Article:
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International Agency for Research on Cancer (IARC) - Summaries & Evaluations

2-CHLORONITROBENZENE, 3-CHLORONITROBENZENE
AND 4-CHLORONITROBENZENE
(Group 3)

For definition of Groups, see Preamble Evaluation.

VOL.: 65 (1996) (p. 263)

CAS No.: 88-73-3
Chem. Abstr. No.: 1-Chloro-2-nitrobenzene

CAS No.: 121-73-3
Chem. Abstr. No.: 1-Chloro-3-nitrobenzene

CAS No.: 100-00-5
Chem. Abstr. No.: 1-Chloro-4-nitrobenzene

5. Summary of Data Reported and Evaluation

5.1 Exposure data

2-, 3- and 4-Chloronitrobenzenes are produced as a mixture by nitration of chlorobenzene. After separation, the three isomers are used as important chemical intermediates in the production of colourants, pharmaceuticals and a variety of other products. Human exposure to chloronitrobenzenes may occur during the production and use of these intermediates.

5.2 Human carcinogenicity data

No data on the carcinogenicity of 2-, 3- or 4-chloronitrobenzene to humans were available to the Working Group.

5.3 Animal carcinogenicity data

2-Chloronitrobenzene was tested for carcinogenicity by oral administration in the diet in one study in mice and in one study in rats. The studies were inadequate for an evaluation. 4-Chloronitrobenzene was tested for carcinogenicity by oral administration in the diet in one study in mice and in one study in rats. Although the study in mice reported an increased incidence of vascular tumours in exposed males and females, neither study was considered adequate for an evaluation. 3-Chloronitrobenzene has not been tested for carcinogenicity in experimental animals.

5.4 Other relevant data

4-Chloronitrobenzene is absorbed through inhalation and/or via the skin upon human exposure after which urinary metabolites of 4-chloronitrobenzene appear, which are the results of N-acetylation, nitro-group reduction and — to a lesser extent — ring-hydroxylation. Metabolism is slow, with elimination of metabolites occurring over many days. Considerable interindividual variation occurs in this metabolism.

The urinary metabolites of 4-chloronitrobenzene are qualitatively similar in humans and rats.

No data concerning the absorption, distribution, metabolism and excretion or toxic effects of 2- or 3-chloronitrobenzene in humans were available to the Working Group.

The disposition of 2-chloronitrobenzene in rats is similar to that of 4-chloronitrobenzene.

In humans, exposure to 4-chloronitrobenzene is associated with such symptoms as headache, palpitation, dizziness, nausea, vomiting and poor appetite. Cyanosis, methaemoglobinaemia and anaemia also occur. Methaemoglobinaemia and anaemia occur in rats exposed to 4-chloronitrobenzene, 3- chloronitrobenzene or 2- chloronitrobenzene.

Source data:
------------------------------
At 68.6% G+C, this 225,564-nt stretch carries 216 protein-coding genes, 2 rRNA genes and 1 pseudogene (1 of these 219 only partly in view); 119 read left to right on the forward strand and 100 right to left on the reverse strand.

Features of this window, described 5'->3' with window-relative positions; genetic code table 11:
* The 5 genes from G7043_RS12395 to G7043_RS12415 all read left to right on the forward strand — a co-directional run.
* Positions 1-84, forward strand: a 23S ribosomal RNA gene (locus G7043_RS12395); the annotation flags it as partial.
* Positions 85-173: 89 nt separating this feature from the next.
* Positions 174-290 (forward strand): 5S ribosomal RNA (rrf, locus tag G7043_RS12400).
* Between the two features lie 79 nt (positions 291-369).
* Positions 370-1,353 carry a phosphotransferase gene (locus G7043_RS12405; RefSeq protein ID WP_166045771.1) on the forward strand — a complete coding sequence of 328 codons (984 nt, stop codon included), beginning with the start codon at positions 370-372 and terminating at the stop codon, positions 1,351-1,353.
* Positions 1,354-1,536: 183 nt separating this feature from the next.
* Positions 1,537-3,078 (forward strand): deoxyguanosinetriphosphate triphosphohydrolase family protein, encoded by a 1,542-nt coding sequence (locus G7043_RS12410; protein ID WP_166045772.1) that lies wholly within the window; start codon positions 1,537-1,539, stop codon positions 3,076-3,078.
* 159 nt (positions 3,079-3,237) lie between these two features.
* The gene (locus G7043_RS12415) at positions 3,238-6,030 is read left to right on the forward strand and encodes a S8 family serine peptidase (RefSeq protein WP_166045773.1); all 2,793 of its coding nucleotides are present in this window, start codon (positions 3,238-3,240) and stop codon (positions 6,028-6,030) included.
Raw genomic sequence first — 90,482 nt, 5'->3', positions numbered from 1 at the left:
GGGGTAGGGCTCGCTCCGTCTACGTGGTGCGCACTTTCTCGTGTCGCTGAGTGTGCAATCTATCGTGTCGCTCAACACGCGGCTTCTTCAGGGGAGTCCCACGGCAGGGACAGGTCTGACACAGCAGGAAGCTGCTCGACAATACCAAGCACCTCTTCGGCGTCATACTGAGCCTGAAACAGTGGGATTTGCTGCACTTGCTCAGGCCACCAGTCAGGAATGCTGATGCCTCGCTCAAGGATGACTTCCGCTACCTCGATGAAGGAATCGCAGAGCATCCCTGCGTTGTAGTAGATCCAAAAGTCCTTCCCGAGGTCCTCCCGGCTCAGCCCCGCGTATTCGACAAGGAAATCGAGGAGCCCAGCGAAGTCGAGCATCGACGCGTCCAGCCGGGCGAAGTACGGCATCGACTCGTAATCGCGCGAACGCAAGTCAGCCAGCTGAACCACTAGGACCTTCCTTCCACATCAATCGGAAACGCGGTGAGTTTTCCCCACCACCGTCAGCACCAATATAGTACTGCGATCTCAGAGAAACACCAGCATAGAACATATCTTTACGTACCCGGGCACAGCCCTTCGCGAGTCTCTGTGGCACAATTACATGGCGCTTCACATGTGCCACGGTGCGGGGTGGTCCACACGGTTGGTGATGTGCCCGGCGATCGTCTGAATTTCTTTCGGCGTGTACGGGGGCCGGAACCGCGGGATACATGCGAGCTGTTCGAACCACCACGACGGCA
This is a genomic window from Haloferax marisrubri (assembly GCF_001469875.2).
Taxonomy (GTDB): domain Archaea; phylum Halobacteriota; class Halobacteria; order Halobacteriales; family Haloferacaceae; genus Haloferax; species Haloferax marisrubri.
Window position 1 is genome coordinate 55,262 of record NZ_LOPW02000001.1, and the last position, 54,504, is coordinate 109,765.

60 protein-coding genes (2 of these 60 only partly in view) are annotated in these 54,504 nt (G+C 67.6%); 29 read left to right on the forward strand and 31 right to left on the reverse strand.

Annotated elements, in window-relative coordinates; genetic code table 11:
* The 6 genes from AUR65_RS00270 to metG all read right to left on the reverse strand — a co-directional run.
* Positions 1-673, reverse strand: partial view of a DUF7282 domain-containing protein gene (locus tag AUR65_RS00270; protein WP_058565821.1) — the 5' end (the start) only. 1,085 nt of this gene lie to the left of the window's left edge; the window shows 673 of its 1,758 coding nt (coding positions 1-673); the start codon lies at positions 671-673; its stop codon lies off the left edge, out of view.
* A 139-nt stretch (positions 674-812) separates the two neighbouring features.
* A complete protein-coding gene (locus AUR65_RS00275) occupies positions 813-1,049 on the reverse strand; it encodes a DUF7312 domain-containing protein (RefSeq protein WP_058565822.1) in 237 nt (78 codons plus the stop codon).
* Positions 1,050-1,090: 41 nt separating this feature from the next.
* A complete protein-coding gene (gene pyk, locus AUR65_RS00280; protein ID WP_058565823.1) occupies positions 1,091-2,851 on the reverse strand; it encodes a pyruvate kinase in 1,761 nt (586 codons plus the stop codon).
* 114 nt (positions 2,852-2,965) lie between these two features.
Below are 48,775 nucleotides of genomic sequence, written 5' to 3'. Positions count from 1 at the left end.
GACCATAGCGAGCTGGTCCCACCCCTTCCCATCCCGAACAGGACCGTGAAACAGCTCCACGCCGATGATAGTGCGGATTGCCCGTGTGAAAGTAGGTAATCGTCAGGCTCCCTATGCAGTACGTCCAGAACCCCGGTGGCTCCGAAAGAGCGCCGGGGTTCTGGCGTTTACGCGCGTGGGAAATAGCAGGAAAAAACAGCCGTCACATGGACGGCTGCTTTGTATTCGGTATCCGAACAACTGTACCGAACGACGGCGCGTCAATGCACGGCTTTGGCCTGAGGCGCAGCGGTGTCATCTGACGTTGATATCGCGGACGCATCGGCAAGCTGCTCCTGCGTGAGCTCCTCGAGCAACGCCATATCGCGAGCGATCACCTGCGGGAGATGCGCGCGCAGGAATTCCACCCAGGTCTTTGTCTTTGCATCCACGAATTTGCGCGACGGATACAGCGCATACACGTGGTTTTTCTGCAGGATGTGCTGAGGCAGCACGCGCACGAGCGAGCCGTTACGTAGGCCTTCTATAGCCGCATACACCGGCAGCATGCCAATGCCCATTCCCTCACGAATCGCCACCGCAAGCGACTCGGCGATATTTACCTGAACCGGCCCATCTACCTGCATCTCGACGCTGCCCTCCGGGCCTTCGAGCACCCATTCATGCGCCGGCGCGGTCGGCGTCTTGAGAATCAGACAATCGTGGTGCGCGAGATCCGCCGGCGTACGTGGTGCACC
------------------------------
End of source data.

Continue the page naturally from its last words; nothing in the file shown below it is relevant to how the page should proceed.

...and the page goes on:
In a single study in rats, a maternally toxic dose of 4-chloronitrobenzene increased the resorption rate and the frequency of skeletal malformations. In female rats and mice, inhalation exposure to 4-chloronitrobenzene increased the oestrus cycle length. In rats, but not mice, inhalation exposure to the compound decreased spermatogenesis with atrophy of the seminiferous tubules. In a continuous breeding study, a progressive decrease in fertility was noted in mice receiving 4-chloronitrobenzene.

In rats and mice exposed to 2-chloronitrobenzene by inhalation, decreased spermatogenesis was observed. No significant change was observed in exposed females. In a continuous breeding study, fertility was not affected in mice receiving 2-chloronitrobenzene.

2-Chloronitrobenzene induced reverse mutations but not primary DNA damage in bacteria. It was not mutagenic to insects. In mammalian cells in vitro, it induced sister chromatid exchange and chromosomal aberrations. Intraperitoneal injection into mice resulted in DNA damage in the liver, kidney and brain.

3-Chloronitrobenzene gave negative results in bacterial mutagenicity assays and in cultured mammalian cell chromosomal assays.

4-Chloronitrobenzene induced reverse mutations but not primary DNA damage in bacteria. It was not mutagenic to insects. At toxic doses, it induced chromosomal aberrations, sister chromatid exchange and repairable DNA breaks in cultured mammalian cells. Intraperitoneal injection into mice induced DNA damage in the liver, kidney and brain.

5.5 Evaluation

There is inadequate evidence in humans for the carcinogenicity of chloronitrobenzenes.

There is inadequate evidence in experimental animals for the carcinogenicity of chloronitrobenzenes.

Overall evaluation

Chloronitrobenzenes are not classifiable as to their carcinogenicity to humans (Group 3).

For definition of the italicized terms, see Preamble Evaluation

Synonyms for 2-Chloronitrobenzene

Synonyms for 3-Chloronitrobenzene

Synonyms for 4-Chloronitrobenzene


Last updated 08/14/1997






















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       Toxicological Abbreviations